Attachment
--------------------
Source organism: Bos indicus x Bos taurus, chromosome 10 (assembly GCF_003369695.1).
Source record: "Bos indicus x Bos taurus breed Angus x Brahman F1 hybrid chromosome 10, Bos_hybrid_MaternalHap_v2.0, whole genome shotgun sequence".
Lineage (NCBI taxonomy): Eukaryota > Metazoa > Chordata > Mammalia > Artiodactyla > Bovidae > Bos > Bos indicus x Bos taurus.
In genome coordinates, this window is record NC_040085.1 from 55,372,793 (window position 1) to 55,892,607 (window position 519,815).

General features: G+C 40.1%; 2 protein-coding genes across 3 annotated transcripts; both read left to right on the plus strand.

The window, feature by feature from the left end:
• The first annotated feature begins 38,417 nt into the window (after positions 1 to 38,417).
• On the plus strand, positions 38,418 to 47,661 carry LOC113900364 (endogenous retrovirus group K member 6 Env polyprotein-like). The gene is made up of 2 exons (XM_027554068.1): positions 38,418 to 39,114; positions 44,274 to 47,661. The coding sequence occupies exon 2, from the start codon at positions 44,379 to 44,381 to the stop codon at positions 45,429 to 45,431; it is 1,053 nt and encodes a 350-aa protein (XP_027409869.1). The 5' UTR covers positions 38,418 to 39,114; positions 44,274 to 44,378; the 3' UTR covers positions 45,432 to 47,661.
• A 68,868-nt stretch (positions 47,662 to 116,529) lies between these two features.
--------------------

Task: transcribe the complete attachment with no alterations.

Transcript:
Source organism: Bos indicus x Bos taurus, chromosome 10 (assembly GCF_003369695.1).
Source record: "Bos indicus x Bos taurus breed Angus x Brahman F1 hybrid chromosome 10, Bos_hybrid_MaternalHap_v2.0, whole genome shotgun sequence".
Lineage (NCBI taxonomy): Eukaryota > Metazoa > Chordata > Mammalia > Artiodactyla > Bovidae > Bos > Bos indicus x Bos taurus.
In genome coordinates, this window is record NC_040085.1 from 55,372,793 (window position 1) to 55,892,607 (window position 519,815).

General features: G+C 40.1%; 2 protein-coding genes across 3 annotated transcripts; both read left to right on the plus strand.

The window, feature by feature from the left end:
• The first annotated feature begins 38,417 nt into the window (after positions 1 to 38,417).
• On the plus strand, positions 38,418 to 47,661 carry LOC113900364 (endogenous retrovirus group K member 6 Env polyprotein-like). The gene is made up of 2 exons (XM_027554068.1): positions 38,418 to 39,114; positions 44,274 to 47,661. The coding sequence occupies exon 2, from the start codon at positions 44,379 to 44,381 to the stop codon at positions 45,429 to 45,431; it is 1,053 nt and encodes a 350-aa protein (XP_027409869.1). The 5' UTR covers positions 38,418 to 39,114; positions 44,274 to 44,378; the 3' UTR covers positions 45,432 to 47,661.
• A 68,868-nt stretch (positions 47,662 to 116,529) lies between these two features.